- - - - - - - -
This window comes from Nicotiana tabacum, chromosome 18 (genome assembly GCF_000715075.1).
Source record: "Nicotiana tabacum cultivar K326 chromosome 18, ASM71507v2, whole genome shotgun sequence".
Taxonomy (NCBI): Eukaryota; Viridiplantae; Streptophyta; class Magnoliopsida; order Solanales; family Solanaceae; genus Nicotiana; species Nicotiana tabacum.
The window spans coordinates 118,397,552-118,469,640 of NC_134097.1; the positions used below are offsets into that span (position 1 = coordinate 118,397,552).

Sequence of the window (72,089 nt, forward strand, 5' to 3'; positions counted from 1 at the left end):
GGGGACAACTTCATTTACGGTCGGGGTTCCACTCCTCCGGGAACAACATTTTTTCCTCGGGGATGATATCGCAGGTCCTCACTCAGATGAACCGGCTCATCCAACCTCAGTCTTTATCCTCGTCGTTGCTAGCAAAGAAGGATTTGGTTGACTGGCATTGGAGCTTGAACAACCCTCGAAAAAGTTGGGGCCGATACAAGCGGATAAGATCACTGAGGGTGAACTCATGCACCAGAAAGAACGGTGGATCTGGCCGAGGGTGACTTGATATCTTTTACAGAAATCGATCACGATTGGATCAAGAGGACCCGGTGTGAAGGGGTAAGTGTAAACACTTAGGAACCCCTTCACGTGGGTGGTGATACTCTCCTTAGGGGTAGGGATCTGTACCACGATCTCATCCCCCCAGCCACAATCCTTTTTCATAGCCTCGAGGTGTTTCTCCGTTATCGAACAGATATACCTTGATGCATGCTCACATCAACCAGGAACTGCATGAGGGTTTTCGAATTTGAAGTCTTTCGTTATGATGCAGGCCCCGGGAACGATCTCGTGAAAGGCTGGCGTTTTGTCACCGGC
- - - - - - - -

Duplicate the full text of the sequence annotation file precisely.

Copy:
This window comes from Nicotiana tabacum, chromosome 18 (genome assembly GCF_000715075.1).
Source record: "Nicotiana tabacum cultivar K326 chromosome 18, ASM71507v2, whole genome shotgun sequence".
Taxonomy (NCBI): Eukaryota; Viridiplantae; Streptophyta; class Magnoliopsida; order Solanales; family Solanaceae; genus Nicotiana; species Nicotiana tabacum.
The window spans coordinates 118,397,552-118,469,640 of NC_134097.1; the positions used below are offsets into that span (position 1 = coordinate 118,397,552).

Sequence of the window (72,089 nt, forward strand, 5' to 3'; positions counted from 1 at the left end):
GGGGACAACTTCATTTACGGTCGGGGTTCCACTCCTCCGGGAACAACATTTTTTCCTCGGGGATGATATCGCAGGTCCTCACTCAGATGAACCGGCTCATCCAACCTCAGTCTTTATCCTCGTCGTTGCTAGCAAAGAAGGATTTGGTTGACTGGCATTGGAGCTTGAACAACCCTCGAAAAAGTTGGGGCCGATACAAGCGGATAAGATCACTGAGGGTGAACTCATGCACCAGAAAGAACGGTGGATCTGGCCGAGGGTGACTTGATATCTTTTACAGAAATCGATCACGATTGGATCAAGAGGACCCGGTGTGAAGGGGTAAGTGTAAACACTTAGGAACCCCTTCACGTGGGTGGTGATACTCTCCTTAGGGGTAGGGATCTGTACCACGATCTCATCCCCCCAGCCACAATCCTTTTTCATAGCCTCGAGGTGTTTCTCCGTTATCGAACAGATATACCTTGATGCATGCTCACATCAACCAGGAACTGCATGAGGGTTTTCGAATTTGAAGTCTTTCGTTATGATGCAGGCCCCGGGAACGATCTCGTGAAAGGCTGGCGTTTTGTCACCGGC